Most balance transfer offers will require you to have at least fair credit, so if your credit score needs some work, you may not qualify. In this case, refinancing your high-interest debt with a personal loan that has a lower interest rate may be your best bet. Make sure to compare all of the top bad credit loans to find the best interest rate and loan terms.
If you’re nearing retirement, start to save
The closer you get to retirement age, the more important it becomes to ensure you have adequate retirement savings — and the more pressure you may feel to invest every spare penny into your retirement fund. No matter your age, however, paying off your high-interest debt should always remain the priority, as it will always provide the best rate of return (as well as likely provide a credit score boost).
Indeed, no matter how tempting it becomes, you should avoid reallocating money you’ve dedicated to paying off high-interest debt to save for retirement. Instead, the focus should be on re-evaluating your budget to find any additional savings you can. To be successful, you will need to make a strong distinction between want and need — and, perhaps, make some tough lifestyle choices.
Though simply eliminating your daily coffee drink won’t magically provide a solid retirement fund, saving a few bucks by homebrewing while also eliminating a pricey cable bill in favor of an inexpensive streaming service — or, better yet, free library rentals — can add up to big savings over the course of the year. The ideal strategy will involve overhauling every aspect of your lifestyle, combining both large and small cuts to develop a lean budget structured around your long-term goals.
Of course, while you should never allocate debt money to your retirement savings, the reverse is also true. It is almost always a horrible idea to remove money from your retirement account before you hit retirement age — for any reason. Withdrawing early means you will be stuck paying hefty fees for withdrawing money early and, depending on the type of account, you may also have to pay significant taxes.
Aim for both goals by improving income
As you take the necessary steps to pay off debt and save for retirement, you may have already stretched the budget so thin it’s practically transparent. In this case, it is time to consider ways to improve your overall income. Increasing the amount you have coming in not only provides extra savings to put toward your retirement, but may also speed up your journey to becoming debt-free.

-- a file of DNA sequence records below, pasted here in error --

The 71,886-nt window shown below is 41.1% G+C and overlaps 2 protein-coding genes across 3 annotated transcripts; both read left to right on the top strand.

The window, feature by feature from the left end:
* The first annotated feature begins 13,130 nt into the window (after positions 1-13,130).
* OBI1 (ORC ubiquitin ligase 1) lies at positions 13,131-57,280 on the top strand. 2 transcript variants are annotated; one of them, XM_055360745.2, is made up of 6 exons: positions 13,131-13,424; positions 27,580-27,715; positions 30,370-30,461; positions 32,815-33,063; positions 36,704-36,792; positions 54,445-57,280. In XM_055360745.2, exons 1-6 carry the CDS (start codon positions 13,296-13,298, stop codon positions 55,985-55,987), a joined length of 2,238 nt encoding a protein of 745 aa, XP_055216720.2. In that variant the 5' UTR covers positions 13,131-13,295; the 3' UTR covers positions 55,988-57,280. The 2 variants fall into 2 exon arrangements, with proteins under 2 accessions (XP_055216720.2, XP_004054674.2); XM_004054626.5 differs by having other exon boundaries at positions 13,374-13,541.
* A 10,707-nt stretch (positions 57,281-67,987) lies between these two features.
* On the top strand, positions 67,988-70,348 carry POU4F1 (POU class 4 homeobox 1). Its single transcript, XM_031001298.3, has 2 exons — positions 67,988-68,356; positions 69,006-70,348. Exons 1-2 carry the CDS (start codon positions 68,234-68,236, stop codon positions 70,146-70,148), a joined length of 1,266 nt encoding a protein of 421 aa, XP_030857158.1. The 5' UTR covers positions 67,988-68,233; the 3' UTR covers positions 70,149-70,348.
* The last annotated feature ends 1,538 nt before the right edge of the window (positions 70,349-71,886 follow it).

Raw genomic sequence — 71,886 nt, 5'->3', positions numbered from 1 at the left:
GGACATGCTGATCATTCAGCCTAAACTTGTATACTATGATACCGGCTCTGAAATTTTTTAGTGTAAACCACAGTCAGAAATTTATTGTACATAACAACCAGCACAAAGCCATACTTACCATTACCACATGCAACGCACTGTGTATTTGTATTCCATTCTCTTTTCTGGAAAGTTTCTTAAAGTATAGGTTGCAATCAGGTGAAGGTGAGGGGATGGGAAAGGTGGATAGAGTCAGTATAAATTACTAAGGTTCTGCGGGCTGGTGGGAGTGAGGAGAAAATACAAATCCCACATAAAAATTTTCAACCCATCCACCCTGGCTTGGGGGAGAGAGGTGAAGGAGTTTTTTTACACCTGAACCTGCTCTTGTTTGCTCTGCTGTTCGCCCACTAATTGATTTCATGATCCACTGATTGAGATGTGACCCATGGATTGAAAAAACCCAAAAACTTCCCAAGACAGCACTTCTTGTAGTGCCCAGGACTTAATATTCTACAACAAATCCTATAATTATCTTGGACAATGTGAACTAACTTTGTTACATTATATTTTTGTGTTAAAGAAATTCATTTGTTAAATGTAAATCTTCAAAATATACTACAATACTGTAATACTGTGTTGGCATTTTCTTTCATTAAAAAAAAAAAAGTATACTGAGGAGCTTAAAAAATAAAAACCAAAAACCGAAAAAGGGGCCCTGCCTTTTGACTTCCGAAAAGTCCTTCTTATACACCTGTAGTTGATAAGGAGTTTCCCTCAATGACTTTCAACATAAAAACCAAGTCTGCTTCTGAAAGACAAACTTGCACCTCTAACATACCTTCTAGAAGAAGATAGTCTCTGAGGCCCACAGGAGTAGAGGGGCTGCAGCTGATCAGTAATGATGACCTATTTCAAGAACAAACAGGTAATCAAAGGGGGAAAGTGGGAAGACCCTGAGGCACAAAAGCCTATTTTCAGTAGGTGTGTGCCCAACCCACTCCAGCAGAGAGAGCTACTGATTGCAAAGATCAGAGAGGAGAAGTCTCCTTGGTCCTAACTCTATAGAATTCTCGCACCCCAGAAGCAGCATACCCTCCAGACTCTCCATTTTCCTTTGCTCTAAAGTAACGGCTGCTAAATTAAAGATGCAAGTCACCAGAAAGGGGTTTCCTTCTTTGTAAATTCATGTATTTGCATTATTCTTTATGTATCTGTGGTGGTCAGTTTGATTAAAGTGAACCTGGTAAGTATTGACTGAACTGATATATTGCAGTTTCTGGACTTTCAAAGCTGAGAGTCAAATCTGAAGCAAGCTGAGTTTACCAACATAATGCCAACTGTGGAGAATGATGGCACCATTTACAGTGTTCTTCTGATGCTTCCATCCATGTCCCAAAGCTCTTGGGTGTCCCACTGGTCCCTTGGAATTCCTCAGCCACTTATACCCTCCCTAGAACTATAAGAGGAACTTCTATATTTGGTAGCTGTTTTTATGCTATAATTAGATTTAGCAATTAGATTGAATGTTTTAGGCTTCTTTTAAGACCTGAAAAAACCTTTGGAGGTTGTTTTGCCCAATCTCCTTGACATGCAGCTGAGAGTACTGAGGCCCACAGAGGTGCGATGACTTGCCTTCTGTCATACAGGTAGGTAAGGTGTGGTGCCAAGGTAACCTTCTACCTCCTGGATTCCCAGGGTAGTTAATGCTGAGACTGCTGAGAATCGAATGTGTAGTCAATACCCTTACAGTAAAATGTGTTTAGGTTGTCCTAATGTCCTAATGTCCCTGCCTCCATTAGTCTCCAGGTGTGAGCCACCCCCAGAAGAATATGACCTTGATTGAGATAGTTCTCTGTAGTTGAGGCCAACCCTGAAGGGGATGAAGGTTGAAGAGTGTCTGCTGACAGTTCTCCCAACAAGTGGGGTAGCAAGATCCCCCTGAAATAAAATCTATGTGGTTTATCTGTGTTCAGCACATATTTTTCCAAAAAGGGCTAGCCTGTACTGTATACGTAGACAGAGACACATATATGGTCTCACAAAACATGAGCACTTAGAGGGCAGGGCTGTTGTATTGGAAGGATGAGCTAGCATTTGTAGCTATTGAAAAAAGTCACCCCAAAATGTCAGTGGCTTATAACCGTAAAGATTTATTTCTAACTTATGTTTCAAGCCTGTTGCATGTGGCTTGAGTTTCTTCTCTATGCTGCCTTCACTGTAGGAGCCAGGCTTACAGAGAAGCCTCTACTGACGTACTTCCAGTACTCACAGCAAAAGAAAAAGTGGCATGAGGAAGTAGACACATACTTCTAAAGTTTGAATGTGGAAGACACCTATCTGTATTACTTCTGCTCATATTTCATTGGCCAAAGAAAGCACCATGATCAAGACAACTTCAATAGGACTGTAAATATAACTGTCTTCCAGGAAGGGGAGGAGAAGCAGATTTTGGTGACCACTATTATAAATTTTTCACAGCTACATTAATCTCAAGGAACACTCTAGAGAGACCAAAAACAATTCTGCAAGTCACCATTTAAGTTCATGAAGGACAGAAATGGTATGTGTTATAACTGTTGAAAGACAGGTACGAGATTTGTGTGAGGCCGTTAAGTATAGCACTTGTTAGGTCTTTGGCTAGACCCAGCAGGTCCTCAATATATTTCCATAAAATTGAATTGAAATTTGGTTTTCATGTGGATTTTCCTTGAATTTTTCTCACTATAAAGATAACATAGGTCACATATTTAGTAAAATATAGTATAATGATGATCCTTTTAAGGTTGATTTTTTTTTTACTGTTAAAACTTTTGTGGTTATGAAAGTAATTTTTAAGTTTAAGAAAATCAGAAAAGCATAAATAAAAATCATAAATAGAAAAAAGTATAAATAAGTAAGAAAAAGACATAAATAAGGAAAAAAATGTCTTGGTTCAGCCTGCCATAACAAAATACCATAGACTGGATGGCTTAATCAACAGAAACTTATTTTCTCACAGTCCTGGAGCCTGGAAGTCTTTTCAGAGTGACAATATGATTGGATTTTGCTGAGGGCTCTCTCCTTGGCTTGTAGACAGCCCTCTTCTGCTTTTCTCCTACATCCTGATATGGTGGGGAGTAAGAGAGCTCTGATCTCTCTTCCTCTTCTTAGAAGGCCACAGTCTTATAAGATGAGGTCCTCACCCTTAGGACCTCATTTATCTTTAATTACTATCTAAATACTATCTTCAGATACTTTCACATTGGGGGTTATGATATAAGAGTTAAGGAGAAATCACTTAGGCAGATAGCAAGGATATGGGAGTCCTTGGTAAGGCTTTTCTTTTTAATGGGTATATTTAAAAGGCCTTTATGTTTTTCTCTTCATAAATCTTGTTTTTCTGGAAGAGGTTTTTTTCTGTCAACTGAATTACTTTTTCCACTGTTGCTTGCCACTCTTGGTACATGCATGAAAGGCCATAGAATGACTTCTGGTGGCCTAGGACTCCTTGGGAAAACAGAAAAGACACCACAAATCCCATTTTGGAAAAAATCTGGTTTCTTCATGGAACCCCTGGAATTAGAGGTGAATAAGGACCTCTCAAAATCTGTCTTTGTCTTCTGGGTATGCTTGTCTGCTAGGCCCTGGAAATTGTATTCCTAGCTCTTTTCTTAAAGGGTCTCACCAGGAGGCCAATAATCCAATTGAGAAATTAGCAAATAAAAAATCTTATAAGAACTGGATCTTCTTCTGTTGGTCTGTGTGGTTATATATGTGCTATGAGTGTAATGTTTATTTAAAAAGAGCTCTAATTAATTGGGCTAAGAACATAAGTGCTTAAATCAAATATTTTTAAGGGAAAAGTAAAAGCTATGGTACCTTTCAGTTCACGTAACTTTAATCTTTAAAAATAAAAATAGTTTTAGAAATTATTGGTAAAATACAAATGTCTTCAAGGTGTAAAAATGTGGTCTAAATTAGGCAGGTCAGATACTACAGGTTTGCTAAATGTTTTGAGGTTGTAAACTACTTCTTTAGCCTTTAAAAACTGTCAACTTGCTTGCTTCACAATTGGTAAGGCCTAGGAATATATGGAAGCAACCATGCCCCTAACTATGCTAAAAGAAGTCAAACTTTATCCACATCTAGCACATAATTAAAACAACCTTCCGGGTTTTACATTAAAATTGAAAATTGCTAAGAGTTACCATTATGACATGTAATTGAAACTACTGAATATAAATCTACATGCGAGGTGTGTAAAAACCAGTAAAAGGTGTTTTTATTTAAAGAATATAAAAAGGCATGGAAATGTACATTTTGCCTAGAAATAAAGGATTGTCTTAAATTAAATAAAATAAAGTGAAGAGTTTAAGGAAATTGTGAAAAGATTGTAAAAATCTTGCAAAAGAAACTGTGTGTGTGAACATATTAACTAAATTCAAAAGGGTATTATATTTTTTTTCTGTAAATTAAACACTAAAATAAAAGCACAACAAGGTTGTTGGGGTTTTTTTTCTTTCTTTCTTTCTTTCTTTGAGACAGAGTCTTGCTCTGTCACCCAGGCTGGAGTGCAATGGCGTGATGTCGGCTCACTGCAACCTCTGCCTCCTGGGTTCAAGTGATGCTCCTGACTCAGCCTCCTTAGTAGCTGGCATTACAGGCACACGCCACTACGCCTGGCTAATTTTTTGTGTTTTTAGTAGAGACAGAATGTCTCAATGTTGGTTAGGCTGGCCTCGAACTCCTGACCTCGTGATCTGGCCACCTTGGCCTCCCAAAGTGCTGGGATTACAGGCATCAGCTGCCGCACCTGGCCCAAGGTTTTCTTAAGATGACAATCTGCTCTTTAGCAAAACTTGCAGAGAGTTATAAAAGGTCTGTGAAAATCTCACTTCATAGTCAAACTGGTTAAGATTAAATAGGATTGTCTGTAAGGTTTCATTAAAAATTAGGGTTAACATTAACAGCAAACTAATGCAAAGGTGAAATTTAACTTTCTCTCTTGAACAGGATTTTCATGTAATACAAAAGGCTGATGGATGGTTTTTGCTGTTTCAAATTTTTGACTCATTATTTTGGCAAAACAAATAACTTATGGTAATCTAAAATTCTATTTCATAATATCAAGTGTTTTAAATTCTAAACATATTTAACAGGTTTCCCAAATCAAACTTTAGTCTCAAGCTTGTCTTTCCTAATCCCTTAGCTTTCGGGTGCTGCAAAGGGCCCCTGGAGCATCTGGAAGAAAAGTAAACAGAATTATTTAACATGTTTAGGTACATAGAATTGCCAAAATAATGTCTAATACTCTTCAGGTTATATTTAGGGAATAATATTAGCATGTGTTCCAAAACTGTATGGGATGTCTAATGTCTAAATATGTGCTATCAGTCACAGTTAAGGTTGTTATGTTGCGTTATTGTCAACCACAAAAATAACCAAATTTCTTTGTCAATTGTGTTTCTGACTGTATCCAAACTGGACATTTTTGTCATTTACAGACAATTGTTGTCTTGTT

The easiest solution may be to look for ways to increase your income through your current job; think about taking on additional shifts or overtime hours to earn some extra cash. Depending on your position — and the time you’ve been with the company — consider asking for a pay raise or promotion, as well.
If you do not have options to make more money at your day job, it may be time to find a second job. Look for opportunities that provide flexible schedules that will accommodate your regular job; many work-from-home positions, for example, can easily fit into most work schedules. Doing neighborhood odd jobs, such as babysitting and dog walking, may also provide a solid income boost without interfering with your existing job.
For some, the need to pay off debt and improve retirement savings can be more than just a source of stress — but a hidden opportunity to begin a new career adventure. Instead of being weighed down by yet more work, use the desire to better your budget as a reason to explore the profit potential of a passion or hobby. Starting a small online store, part-time consulting service, or other small business can be a great way to improve your income and your overall happiness.